Burn or blight

While looking for other things in the National Archives today, I came across a proposed 'aerial attack on Germany's next grain crop' in a War Council meeting held at 10 Downing Street on 24 February 1915.1

It was actually two proposed attacks. Mervyn O'Gorman, a civilian engineer who was in charge of the Royal Aircraft Factory, wrote to Lieutenant-Colonel Maurice Hankey, the secretary of the Committee of Imperial Defence, to suggest burning out the German harvest from the air:

Suppose we have crowds of aeroplanes, which I think we shall by August, say. Then if we drop thousands of little discs of gun-cotton, self-igniting by being painted over with Greek fire (a solution of phosphorus and sulphur in carbon bisulphide).

If these discs were planted on dry or nearly dry corn and hay I incline to the belief that very large destruction might with favourable winds be done, and they could not fully retaliate on us, since our food is seaborne, nor on Russia because of the great distances.2

O'Gorman seems to have been basing all this on not much evidence at all, but he was even more wishfully enthusiastic about the psychological aspect of his plan:

My idea is that we not only proceed to make ready to do it, but also that you tell some gasbag as a great secret that we are going to do it. The reason for this -- viz., letting the secret out -- is that the political pressure of such news getting into Germany might be a decisive factor in their funking holding out. They might then down their rations yet more, and so gradually produce popular unrest at a date earlier than their crop!

The great thing is to treat the plan as absolutely certain of success, and the complete destruction of all corn and hay as definitely and finally certain, and to let this leak out (like the Russians in England).3

Hankey didn't stress this side of things, though, at least not as far as the printed summary is concerned (and as CID secretary he was the one who actually wrote the summary). He did also, however, put forward his own variant which had occurred to him at the same time, which was 'to distribute a "blight" over the growing crops, which would spread through the length and breadth of Germany'.4 He argued that

this proposal involved no cruelty comparable with that involved in sinking ships indiscriminately by submarines. It was merely a means of putting pressure on the enemy in support of our sea power. If the enemy Government chose to starve the civil population, the cruelty was his and not ours.5

David Lloyd George, Chancellor of the Exchequer, was in favour; Winston Churchill, First Lord of the Admiralty, thought that burning crops was fine but 'drew the line at sowing a blight, which was analogous to poisoning food'.6 Lloyd George countered that there was no such analogy; a blight 'merely deteriorated the crop'.7 A. J. Balfour (present in his capacity as a senior member of the Opposition and a former prime minister) suggested that nothing should be done 'unless the provocation was very great', but in the meantime the details of the plan should be thoroughly worked out.8 This was what was concluded; further reports were produced but the idea seems to have been dropped after late 1915.9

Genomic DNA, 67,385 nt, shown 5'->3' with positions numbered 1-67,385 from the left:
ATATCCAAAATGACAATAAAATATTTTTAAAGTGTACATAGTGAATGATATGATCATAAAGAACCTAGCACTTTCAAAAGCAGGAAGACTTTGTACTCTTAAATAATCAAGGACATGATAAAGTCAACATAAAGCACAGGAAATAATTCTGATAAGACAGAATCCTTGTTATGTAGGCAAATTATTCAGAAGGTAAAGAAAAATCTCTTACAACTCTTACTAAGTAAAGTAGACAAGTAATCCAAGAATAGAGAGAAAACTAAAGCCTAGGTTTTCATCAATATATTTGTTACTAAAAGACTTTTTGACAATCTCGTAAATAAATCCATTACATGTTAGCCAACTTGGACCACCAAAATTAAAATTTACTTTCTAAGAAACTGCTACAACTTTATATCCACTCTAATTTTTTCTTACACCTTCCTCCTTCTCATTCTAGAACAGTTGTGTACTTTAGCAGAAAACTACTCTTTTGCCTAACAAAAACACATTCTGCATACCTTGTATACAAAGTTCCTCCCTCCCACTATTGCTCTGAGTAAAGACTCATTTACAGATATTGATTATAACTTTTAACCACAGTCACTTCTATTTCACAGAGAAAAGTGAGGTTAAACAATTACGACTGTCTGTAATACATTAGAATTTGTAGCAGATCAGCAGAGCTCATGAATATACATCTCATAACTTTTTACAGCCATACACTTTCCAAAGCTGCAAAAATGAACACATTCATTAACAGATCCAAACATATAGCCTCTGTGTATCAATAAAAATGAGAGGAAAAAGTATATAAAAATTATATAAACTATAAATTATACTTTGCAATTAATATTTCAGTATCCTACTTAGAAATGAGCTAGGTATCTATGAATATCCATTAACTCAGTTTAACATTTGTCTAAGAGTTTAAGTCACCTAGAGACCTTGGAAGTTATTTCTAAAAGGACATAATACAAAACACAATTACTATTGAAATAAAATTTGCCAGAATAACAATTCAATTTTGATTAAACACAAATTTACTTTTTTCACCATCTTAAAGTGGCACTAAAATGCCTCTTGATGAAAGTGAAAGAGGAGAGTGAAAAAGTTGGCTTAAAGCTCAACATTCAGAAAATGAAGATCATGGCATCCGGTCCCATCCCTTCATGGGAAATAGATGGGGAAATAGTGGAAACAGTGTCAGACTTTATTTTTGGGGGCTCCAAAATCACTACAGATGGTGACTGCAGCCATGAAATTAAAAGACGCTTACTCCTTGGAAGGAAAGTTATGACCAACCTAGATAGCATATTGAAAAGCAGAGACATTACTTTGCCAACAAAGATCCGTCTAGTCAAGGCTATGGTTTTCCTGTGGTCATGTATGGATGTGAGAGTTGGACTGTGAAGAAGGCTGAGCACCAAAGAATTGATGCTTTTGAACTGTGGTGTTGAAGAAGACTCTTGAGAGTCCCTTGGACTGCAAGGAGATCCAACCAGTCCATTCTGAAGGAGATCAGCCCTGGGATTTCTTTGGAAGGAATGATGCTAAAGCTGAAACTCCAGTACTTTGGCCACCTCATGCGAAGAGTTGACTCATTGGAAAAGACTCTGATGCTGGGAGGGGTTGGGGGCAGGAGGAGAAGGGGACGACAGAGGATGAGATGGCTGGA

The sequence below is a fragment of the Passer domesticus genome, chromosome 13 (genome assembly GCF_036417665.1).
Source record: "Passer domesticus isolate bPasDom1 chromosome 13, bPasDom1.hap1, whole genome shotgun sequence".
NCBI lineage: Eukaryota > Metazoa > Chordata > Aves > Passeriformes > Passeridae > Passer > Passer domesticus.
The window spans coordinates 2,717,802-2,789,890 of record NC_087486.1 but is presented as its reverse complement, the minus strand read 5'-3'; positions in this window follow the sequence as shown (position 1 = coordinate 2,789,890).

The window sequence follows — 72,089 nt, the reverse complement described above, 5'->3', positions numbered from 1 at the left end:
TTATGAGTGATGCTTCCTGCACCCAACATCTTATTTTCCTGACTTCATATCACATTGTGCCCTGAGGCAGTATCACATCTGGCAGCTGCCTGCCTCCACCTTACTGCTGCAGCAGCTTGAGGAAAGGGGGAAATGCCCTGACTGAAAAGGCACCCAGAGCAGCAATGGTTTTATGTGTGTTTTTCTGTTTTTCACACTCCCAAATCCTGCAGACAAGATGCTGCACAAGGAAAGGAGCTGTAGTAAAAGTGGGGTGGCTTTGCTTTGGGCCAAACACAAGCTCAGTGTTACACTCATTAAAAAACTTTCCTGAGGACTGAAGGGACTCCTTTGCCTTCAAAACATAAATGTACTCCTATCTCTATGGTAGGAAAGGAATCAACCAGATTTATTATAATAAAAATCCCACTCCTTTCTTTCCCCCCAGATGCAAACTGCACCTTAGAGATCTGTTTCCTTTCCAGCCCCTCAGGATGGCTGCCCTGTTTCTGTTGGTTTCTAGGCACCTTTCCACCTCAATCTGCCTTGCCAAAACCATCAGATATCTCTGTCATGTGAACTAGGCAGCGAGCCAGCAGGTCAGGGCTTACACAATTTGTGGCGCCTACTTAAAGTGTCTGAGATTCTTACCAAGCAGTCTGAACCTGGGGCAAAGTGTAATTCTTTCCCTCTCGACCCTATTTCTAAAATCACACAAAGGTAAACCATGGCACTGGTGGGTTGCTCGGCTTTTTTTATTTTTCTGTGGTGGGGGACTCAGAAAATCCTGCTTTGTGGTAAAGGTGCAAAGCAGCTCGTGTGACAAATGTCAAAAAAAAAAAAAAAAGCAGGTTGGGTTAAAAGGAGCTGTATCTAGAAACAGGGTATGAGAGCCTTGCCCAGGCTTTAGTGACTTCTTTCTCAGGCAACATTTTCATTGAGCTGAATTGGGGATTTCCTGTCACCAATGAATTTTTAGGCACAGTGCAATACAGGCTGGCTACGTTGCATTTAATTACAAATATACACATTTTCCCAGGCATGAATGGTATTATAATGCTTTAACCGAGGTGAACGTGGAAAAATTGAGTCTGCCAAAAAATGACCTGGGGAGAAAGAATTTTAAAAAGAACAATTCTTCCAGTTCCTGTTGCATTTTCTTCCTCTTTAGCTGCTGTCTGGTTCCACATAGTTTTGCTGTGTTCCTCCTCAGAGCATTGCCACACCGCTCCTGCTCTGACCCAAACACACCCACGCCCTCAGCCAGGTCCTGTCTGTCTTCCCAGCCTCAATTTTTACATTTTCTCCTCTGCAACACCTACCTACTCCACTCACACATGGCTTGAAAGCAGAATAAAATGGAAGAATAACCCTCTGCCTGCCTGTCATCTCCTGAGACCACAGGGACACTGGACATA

There are a few straws in the wind (as it were) here. The proposal is reminiscent of ideas in this war about Zeppelins dropping plague on British ports and in the next war about using incendiaries to set German forests on fire, and there's an enthusiasm, even at this very early stage, for using airpower to strike at the enemy directly, where other methods could not reach or would at least time a long time to do so. Indeed, it seems mostly to be seen as an extension of Britain's traditional use of seapower to impose a blockade. But questions of ethics, or at least perception, seem to have troubled Churchill and Balfour, with the latter stressing the need for provocation from the Germans first (what kind is not specified, but the beginning of U-boat attacks on British commerce was evidently not enough, as this topic was discussed at the same meeting). O'Gorman was apparently alone in thinking the psychological effects more important than the actual physical effects, but this too was to become a beguiling idea for airpower advocates between the wars.

  1. The National Archives [TNA], CAB 22/1/15, 'Secretary's Notes of a Meeting of a War Council held at 10, Downing Street, February 24, 1915', 1. 

  2. Ibid., 7. 

  3. Ibid. 

  4. Ibid., 1. 

  5. Ibid. 

  6. Ibid. 

  7. Ibid., 2. 

  8. Ibid. 

  9. TNA, CAB 42/2/16, M. P. A. Hankey, G. Herbert Fowler and Mervyn O'Gorman, 'Proposed Devastation of the Enemy's Crops', 1 April 1915; TNA, CAB 42/3/32, M. P. A. Hankey, 'Proposed Devastation of the Enemy's Crops: Reports of a Conference', 28 September 1915. I haven't looked at either of these, but they are discussed in Alexander B. Downes, Targeting Civilians in War (Ithaca: Cornell University Press, 2007), 277. 

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3 thoughts on “Burn or blight

  1. Stephen Cullen

    Wasn't this actually done by the RAF during the Second World War? I seem to remember an article that, in part, covered the use of these type of phosperous based, disc incendiaries in the Journal of Contemporary History in the mid-1990s. One of the very unpleasant elements of it were the number of children being burnt as a result of picking them up.

  2. Post author


    Arguably it wouldn't have made much difference, as propaganda machines on both sides were in full gear, accusing the enemy of crimes against humanity while excusing all actions of their own side.


    Yes, Bomber Command tried to burn German crops and forests in autumn 1940, using an incendiary device called 'razzle' (essentially the plan Sir Kingsley Wood gets unfairly laughed at for protesting). I should have noted that in the post, so thanks for pointing it out.

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